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Sabapathy, T. Flexible Planar Monopole Antenna. Encyclopedia. Available online: (accessed on 23 June 2024).
Sabapathy T. Flexible Planar Monopole Antenna. Encyclopedia. Available at: Accessed June 23, 2024.
Sabapathy, Thennarasan. "Flexible Planar Monopole Antenna" Encyclopedia, (accessed June 23, 2024).
Sabapathy, T. (2021, September 08). Flexible Planar Monopole Antenna. In Encyclopedia.
Sabapathy, Thennarasan. "Flexible Planar Monopole Antenna." Encyclopedia. Web. 08 September, 2021.
Flexible Planar Monopole Antenna

Flexible antennas consist of a dielectric material (which works as the substrate) and a conductive material (which can be used as a radiating element and/or ground plane).

metamaterials high-performance textiles wearable antenna

1. Introduction

Flexible substrates including organic substances, such as polymers, paper, plastics, textiles, and fabrics, have become increasingly important to enable increased flexibility in wearable sensors/antennas [1]. Flexible antennas consist of a dielectric material (which works as the substrate) and a conductive material (which can be used as a radiating element and/or ground plane). Pure metals, metals mixed with fabrics, and conductive inks [2] are examples of materials that can be used as conductive materials. Meanwhile, polymers such as foam, paper textile fabrics, plastics, and soft printed circuit boards (PCBs) are all common dielectric polymer materials. Other than dielectric polymers, extensive research has been conducted on conductive polymers. They are explored for various applications such as solar energy harvesting [3], tissue engineering [4], supercapacitor design [5][6][7], gas sensors [8], and immunosensors [9]. In particular, flexible conductive polymers were also proposed by [10][11]. However, in antenna designs, more concerns are directed to the dielectric of the antenna since the antenna performance is mainly determined by the electrical characteristic and the mechanical flexibility of the dielectric substrate. Recent developments in manufacturing techniques for flexible polymer antennas are appealing due to the low permittivity with low losses [12]. In flexible antenna designs, dielectric polymer materials which are commonly used as substrates are classified either as natural polymers (e.g., rubber, silk, wool) or synthetic/human-made polymers (e.g., polystyrene, polyvinylchloride, nylon) [1]. Textile structural composites (which are considered as natural materials) are versatile in terms of their exceptional physical and mechanical properties which can be adopted in particular engineering applications to meet the desired requirements [13].
Ultrawideband (UWB) technology has triggered enormous research attention in wireless communications, especially after the allocation of the unlicensed frequency band (3.1 to 10.6 GHz) by the Federal Communications Commission (FCC) in 2002 [14]. A UWB antenna has the capability of providing high-speed data transmission with low-power spectral densities compared to conventional wireless communication systems within short distances. The application of UWB has been expanded into the wireless body area network (WBAN) domain based on the IEEE 802.15.6 WBAN standard [15][16]. Recent technological developments have resulted in compact and smart biomedical sensors/antennas for implementation on the human body. These antennas and sensors are most ideal for implementation in WBAN-type networks, as they are useful in sectors such as wearable computing, health monitoring, rescue systems, and patient tracking [17][18]. These applications require wireless devices to be placed close to the human body, which demands antennas and sensors to be developed using flexible materials. To prolong their usage near or on the body and, at the same time, ensure the safety and comfort of the user, they are best to be integrated onto clothing. Recently, conductive textiles have been introduced commercially, spurring the design of antennas for WBAN using textiles [16].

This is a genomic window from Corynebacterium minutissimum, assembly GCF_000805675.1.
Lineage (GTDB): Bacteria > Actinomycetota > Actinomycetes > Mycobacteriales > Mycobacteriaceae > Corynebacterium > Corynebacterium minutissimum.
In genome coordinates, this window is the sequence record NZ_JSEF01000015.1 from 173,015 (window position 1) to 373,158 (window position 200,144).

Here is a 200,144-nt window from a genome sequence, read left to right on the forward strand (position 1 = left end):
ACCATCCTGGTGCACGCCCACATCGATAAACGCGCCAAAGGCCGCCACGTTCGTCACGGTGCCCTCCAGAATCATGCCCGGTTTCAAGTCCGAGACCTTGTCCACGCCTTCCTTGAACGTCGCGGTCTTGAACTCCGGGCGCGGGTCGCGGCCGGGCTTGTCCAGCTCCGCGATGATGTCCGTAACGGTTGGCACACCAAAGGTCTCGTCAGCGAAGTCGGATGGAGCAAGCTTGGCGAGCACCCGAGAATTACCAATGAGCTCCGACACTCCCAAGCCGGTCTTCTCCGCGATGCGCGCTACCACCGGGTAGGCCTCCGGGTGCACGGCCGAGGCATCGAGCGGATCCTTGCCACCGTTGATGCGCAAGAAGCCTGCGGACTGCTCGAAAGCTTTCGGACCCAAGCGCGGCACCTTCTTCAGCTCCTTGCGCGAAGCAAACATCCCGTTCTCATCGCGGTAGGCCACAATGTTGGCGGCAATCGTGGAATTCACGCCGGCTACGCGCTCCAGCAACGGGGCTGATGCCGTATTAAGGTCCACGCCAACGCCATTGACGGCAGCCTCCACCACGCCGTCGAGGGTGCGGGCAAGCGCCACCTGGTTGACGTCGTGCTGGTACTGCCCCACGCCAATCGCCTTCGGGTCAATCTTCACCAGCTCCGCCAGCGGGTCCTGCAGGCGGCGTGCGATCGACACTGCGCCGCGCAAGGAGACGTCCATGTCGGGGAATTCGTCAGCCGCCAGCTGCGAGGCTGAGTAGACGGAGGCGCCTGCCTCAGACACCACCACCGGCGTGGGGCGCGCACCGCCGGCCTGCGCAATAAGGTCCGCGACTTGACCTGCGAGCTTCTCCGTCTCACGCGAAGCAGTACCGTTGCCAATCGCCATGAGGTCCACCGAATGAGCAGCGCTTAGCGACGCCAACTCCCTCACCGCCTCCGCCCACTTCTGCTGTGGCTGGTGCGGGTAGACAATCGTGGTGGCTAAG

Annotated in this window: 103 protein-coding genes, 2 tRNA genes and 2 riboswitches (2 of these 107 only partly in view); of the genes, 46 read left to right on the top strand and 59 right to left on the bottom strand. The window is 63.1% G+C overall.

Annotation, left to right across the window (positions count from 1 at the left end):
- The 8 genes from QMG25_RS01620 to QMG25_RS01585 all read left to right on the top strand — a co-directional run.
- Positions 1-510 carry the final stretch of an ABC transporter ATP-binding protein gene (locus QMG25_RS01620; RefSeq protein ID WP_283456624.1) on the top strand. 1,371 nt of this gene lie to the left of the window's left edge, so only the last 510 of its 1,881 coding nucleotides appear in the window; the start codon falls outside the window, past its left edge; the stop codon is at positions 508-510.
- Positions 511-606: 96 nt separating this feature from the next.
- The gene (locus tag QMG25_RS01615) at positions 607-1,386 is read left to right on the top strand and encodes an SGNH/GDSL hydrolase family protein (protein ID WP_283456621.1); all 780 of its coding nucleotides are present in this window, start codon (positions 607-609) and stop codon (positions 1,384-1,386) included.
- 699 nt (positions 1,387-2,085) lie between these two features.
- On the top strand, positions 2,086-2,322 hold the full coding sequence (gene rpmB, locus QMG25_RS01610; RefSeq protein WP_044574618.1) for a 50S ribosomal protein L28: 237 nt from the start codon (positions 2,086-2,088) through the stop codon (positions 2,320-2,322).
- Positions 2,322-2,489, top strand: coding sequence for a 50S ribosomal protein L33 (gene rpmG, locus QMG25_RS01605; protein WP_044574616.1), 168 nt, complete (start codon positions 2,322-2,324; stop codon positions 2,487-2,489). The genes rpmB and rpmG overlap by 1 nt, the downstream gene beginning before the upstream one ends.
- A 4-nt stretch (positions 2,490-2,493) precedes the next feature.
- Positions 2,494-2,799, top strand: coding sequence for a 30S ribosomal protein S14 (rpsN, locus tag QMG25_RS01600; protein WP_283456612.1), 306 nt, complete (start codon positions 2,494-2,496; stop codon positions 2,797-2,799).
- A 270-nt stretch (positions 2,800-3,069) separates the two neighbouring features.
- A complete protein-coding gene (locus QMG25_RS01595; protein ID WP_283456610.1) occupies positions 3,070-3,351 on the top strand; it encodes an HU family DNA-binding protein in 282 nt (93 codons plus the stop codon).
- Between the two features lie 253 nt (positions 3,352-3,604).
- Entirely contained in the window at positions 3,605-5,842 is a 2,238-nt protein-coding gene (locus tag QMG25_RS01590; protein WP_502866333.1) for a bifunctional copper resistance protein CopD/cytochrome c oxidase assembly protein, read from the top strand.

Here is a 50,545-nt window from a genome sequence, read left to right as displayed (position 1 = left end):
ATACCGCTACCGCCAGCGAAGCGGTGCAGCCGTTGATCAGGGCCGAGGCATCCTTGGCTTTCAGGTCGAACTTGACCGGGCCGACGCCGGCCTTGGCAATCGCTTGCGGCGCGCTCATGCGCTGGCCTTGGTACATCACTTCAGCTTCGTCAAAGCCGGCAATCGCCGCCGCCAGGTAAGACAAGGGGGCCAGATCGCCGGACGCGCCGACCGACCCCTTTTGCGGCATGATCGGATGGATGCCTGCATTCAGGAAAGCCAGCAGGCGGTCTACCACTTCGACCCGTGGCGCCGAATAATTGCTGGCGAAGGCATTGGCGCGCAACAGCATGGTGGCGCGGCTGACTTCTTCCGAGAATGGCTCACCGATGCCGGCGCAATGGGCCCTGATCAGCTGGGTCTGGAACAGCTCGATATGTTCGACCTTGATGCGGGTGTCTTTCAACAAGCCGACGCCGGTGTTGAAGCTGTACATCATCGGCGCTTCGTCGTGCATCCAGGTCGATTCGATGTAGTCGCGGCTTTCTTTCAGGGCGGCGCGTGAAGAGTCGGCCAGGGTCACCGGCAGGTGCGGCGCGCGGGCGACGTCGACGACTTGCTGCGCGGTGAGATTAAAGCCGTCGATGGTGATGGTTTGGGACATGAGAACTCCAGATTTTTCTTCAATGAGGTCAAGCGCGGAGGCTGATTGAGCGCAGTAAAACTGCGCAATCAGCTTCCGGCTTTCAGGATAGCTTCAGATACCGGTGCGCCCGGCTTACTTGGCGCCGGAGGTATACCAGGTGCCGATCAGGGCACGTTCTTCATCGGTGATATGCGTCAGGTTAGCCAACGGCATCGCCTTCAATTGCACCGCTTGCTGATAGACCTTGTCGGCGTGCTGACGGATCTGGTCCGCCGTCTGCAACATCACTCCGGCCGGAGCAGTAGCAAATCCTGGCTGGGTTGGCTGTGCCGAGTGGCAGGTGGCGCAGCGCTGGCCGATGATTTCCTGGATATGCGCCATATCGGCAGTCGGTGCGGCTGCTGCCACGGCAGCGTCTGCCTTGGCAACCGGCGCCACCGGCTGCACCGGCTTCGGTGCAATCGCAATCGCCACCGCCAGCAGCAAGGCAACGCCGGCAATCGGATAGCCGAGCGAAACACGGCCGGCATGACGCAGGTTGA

Sensors and smart devices have been the subject of extensive research over the past decade, with the goal of making them more easily integrated onto the human body [19]. Fabrics have been used as a natural and comfortable substrate for wearable electronic devices. Fabrics can now contain electrical functionality due to miniaturization of electronic components and innovative technologies [20]. There has been a lot of recent research on cloth fabrics, including sewn textiles, embroidered textiles, nonwoven textiles, knitted fabrics, woven fabrics, printed fabrics, braiding, laminated fabrics, spinning, and chemically treated fabrics [21]. Developing modern textile-based sensors has become a substantial undertaking in recent years, with numerous studies focusing on applications such as athletic training [22], emergency rescue and law enforcement [23], fitness monitoring [24], and other fields.
Metamaterials (MTMs) are artificial composite structures with exotic electromagnetic properties which can be used for potential groundbreaking applications (e.g., in antenna design, subwavelength imaging) [25]. Consequently, MTMs are suitable to be applied to improve WBAN antennas in terms of gain, radiation patterns, bandwidth (BW), and size compactness [26][27][28]. The characteristics of MTMs can be single negative (SNG) or double negative (DNG) based on the dielectric permittivity (ε) or magnetic permeability (μ). For SNG MTMs, either ε or μ can be negative, and for DNG MTMs, both ε and μ are negative. For SNG MTMs, if ε is negative, they are called epsilon-negative (ENG) MTMs, and if μ is negative, they are called mu-negative (MNG) MTMs [17][29]. Furthermore, the refractive index of a material depends on the ε and μ, which defines the extent of reflection and refraction [30]. However, the near-zero refractive index (NZRI) property can enhance the gain, as reported in [31]. Several metamaterial structures have been proposed in terms of complementary split-ring resonators (CSRR) [26][32], split-ring resonators (SRRs) [33], planar patterns, and capacitance-loaded strips (CLSs) [29]. Some other MTM structures such as electromagnetic bandgaps (EBGs) and artificial magnetic conductors (AMCs) were discussed in [27]. Such metamaterial-based UWB antennas have been reported in the literature with proven antenna performance enhancements [27][28]. In [34], MTMs were loaded into UWB wearable antennas for non-invasive skin cancer detection. Likewise, in [35], the proposed MTM UWB antenna was used for breast cancer detection. Despite the different designs, antennas for wearable applications should be compact, low cost, lightweight, and able to be integrated into circuits with ease [28]. When constructing metamaterials for metamaterial-enhanced devices, it is crucial to take into consideration the fabrication difficulty. Therefore, when developing textile-based metamaterials, extra care should be taken in each design phase [21][36].